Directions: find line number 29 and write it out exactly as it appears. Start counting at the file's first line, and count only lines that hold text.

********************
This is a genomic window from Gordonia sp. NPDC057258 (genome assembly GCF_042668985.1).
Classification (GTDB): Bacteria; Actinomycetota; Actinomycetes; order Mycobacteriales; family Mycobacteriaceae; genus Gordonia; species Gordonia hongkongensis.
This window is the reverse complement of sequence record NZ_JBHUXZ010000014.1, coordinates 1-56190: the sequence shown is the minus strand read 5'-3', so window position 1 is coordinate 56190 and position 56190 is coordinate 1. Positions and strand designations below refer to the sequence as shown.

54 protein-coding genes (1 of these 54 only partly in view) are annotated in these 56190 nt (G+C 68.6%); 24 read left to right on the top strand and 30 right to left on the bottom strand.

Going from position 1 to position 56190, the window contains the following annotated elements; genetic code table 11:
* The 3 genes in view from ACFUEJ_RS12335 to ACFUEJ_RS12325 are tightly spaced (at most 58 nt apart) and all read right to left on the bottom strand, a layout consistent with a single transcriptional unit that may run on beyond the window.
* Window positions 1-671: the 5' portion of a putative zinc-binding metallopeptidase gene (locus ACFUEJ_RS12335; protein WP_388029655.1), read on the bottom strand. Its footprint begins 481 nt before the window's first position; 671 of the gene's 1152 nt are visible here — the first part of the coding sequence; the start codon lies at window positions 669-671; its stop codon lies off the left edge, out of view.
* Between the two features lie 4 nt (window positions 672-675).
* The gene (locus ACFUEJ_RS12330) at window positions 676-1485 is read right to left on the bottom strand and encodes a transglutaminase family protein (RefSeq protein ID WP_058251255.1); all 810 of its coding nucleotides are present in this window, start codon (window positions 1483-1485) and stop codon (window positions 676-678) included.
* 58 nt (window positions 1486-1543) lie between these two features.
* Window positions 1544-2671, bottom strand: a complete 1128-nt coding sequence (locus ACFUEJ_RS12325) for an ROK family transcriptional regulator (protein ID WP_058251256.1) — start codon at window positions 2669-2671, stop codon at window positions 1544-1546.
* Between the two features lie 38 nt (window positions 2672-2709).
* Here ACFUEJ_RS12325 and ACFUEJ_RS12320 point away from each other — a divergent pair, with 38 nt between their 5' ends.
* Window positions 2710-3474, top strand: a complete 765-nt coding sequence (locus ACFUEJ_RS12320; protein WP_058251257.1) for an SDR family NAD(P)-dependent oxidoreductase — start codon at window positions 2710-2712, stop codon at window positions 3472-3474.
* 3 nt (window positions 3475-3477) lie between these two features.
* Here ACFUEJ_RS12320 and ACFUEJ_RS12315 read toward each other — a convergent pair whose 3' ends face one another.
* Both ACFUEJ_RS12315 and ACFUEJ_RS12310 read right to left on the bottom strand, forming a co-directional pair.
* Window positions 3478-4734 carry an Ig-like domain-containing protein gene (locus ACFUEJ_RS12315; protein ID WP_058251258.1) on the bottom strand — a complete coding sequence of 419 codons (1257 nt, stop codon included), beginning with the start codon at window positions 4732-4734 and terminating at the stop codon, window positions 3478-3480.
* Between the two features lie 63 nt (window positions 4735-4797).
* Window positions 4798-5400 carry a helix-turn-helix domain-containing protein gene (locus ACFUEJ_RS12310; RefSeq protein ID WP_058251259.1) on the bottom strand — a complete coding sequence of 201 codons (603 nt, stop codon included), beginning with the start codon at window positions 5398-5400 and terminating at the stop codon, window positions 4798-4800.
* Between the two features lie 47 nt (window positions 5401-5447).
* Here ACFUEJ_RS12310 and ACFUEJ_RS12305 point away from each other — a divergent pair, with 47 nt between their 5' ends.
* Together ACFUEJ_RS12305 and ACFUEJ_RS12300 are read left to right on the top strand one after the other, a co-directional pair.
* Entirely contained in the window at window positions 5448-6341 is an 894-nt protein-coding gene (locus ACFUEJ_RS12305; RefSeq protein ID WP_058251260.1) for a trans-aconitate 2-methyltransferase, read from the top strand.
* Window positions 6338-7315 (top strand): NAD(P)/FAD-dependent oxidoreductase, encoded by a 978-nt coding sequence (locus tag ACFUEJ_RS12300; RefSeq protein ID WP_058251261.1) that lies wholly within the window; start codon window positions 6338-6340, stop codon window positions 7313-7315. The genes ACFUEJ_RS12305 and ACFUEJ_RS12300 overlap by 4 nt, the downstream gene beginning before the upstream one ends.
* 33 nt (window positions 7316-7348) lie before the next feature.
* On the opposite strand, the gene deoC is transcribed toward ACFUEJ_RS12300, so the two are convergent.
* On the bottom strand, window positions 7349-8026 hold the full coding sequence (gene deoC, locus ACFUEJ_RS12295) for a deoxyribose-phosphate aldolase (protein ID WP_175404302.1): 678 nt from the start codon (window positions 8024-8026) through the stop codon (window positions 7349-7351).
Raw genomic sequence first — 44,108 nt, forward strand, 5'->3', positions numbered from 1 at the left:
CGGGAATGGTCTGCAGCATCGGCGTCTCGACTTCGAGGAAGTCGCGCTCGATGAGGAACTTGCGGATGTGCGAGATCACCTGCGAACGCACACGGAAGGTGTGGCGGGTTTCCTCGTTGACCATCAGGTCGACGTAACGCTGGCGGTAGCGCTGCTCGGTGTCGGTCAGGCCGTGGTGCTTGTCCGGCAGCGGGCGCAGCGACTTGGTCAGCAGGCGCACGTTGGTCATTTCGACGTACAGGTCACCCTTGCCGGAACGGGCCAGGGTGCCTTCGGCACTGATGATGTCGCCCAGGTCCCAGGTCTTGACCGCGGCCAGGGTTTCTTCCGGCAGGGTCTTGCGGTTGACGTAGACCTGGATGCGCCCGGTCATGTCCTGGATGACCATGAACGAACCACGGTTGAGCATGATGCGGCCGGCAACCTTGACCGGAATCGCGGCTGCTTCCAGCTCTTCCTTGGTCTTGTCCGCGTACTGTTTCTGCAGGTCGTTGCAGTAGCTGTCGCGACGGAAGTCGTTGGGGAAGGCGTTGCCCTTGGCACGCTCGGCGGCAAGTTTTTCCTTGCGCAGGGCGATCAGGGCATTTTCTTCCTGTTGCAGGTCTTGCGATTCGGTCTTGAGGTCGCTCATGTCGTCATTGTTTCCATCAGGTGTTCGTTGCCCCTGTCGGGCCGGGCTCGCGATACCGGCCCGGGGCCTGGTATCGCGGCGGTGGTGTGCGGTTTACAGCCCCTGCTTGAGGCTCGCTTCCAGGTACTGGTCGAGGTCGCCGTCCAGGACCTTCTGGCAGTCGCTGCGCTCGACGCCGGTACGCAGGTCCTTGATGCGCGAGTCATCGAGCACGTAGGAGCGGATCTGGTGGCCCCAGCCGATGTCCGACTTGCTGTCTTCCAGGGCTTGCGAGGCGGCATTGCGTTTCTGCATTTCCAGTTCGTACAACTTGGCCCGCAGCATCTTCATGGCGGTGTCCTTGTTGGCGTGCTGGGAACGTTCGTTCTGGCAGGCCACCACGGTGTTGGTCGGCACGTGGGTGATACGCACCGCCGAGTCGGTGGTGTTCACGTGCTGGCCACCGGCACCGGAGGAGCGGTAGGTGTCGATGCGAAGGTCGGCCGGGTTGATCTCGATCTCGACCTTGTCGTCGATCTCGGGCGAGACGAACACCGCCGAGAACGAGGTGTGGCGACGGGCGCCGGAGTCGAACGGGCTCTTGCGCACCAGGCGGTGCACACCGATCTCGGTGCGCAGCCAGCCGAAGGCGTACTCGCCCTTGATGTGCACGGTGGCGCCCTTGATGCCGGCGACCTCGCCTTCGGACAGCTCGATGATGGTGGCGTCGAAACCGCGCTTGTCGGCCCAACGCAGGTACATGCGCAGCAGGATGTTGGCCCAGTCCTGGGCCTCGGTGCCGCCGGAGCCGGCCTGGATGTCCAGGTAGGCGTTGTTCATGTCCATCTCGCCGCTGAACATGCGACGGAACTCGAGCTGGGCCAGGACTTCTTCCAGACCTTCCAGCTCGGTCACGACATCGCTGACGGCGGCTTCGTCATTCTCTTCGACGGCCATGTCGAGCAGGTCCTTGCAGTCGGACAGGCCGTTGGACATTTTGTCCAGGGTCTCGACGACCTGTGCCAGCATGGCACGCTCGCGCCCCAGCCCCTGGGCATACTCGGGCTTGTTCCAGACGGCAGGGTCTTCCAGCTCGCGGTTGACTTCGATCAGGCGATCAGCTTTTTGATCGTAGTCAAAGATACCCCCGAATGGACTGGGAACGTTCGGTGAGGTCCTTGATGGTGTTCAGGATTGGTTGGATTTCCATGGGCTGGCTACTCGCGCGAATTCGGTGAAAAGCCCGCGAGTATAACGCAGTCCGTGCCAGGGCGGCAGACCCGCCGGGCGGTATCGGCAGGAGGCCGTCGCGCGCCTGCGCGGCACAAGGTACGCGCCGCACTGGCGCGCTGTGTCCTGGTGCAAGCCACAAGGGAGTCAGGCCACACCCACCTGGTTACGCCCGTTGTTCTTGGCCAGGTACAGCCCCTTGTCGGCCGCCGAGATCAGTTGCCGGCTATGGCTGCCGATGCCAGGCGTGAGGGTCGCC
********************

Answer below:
Raw genomic sequence first — 44,108 nt, forward strand, 5'->3', positions numbered from 1 at the left: